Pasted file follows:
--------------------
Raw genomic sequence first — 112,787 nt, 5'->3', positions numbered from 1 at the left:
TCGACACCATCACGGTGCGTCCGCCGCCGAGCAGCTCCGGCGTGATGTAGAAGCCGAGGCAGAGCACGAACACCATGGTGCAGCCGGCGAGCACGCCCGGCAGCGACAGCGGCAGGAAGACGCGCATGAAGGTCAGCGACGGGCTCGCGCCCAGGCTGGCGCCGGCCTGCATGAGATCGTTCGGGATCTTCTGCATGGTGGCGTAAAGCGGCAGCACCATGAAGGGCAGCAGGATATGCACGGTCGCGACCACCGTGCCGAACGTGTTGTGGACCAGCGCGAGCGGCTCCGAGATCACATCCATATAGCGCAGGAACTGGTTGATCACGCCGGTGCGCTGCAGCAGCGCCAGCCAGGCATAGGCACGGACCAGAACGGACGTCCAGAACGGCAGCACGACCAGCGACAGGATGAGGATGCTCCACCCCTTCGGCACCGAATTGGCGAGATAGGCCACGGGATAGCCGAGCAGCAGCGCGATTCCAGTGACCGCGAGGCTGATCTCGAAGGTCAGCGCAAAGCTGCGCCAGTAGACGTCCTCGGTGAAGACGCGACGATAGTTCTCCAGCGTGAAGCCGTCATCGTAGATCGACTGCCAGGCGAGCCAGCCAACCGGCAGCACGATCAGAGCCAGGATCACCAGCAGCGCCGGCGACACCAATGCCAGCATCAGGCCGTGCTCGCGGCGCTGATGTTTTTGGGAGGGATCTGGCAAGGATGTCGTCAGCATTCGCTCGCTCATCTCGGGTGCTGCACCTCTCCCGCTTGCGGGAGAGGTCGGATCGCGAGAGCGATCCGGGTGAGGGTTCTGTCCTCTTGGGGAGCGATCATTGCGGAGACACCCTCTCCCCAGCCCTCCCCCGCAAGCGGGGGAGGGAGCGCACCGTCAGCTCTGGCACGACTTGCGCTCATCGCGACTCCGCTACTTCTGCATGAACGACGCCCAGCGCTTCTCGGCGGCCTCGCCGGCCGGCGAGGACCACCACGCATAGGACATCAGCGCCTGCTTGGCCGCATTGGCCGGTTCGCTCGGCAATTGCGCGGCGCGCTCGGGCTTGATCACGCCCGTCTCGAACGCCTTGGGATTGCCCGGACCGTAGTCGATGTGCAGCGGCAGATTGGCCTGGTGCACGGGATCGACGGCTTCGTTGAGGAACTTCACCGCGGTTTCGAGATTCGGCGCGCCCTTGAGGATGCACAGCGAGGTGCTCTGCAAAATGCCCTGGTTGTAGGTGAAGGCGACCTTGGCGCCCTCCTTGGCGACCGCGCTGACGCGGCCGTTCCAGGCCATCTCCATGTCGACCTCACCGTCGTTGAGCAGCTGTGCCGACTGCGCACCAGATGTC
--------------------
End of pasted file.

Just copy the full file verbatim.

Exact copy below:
Raw genomic sequence first — 112,787 nt, 5'->3', positions numbered from 1 at the left:
TCGACACCATCACGGTGCGTCCGCCGCCGAGCAGCTCCGGCGTGATGTAGAAGCCGAGGCAGAGCACGAACACCATGGTGCAGCCGGCGAGCACGCCCGGCAGCGACAGCGGCAGGAAGACGCGCATGAAGGTCAGCGACGGGCTCGCGCCCAGGCTGGCGCCGGCCTGCATGAGATCGTTCGGGATCTTCTGCATGGTGGCGTAAAGCGGCAGCACCATGAAGGGCAGCAGGATATGCACGGTCGCGACCACCGTGCCGAACGTGTTGTGGACCAGCGCGAGCGGCTCCGAGATCACATCCATATAGCGCAGGAACTGGTTGATCACGCCGGTGCGCTGCAGCAGCGCCAGCCAGGCATAGGCACGGACCAGAACGGACGTCCAGAACGGCAGCACGACCAGCGACAGGATGAGGATGCTCCACCCCTTCGGCACCGAATTGGCGAGATAGGCCACGGGATAGCCGAGCAGCAGCGCGATTCCAGTGACCGCGAGGCTGATCTCGAAGGTCAGCGCAAAGCTGCGCCAGTAGACGTCCTCGGTGAAGACGCGACGATAGTTCTCCAGCGTGAAGCCGTCATCGTAGATCGACTGCCAGGCGAGCCAGCCAACCGGCAGCACGATCAGAGCCAGGATCACCAGCAGCGCCGGCGACACCAATGCCAGCATCAGGCCGTGCTCGCGGCGCTGATGTTTTTGGGAGGGATCTGGCAAGGATGTCGTCAGCATTCGCTCGCTCATCTCGGGTGCTGCACCTCTCCCGCTTGCGGGAGAGGTCGGATCGCGAGAGCGATCCGGGTGAGGGTTCTGTCCTCTTGGGGAGCGATCATTGCGGAGACACCCTCTCCCCAGCCCTCCCCCGCAAGCGGGGGAGGGAGCGCACCGTCAGCTCTGGCACGACTTGCGCTCATCGCGACTCCGCTACTTCTGCATGAACGACGCCCAGCGCTTCTCGGCGGCCTCGCCGGCCGGCGAGGACCACCACGCATAGGACATCAGCGCCTGCTTGGCCGCATTGGCCGGTTCGCTCGGCAATTGCGCGGCGCGCTCGGGCTTGATCACGCCCGTCTCGAACGCCTTGGGATTGCCCGGACCGTAGTCGATGTGCAGCGGCAGATTGGCCTGGTGCACGGGATCGACGGCTTCGTTGAGGAACTTCACCGCGGTTTCGAGATTCGGCGCGCCCTTGAGGATGCACAGCGAGGTGCTCTGCAAAATGCCCTGGTTGTAGGTGAAGGCGACCTTGGCGCCCTCCTTGGCGACCGCGCTGACGCGGCCGTTCCAGGCCATCTCCATGTCGACCTCACCGTCGTTGAGCAGCTGTGCCGACTGCGCACCAGATGTC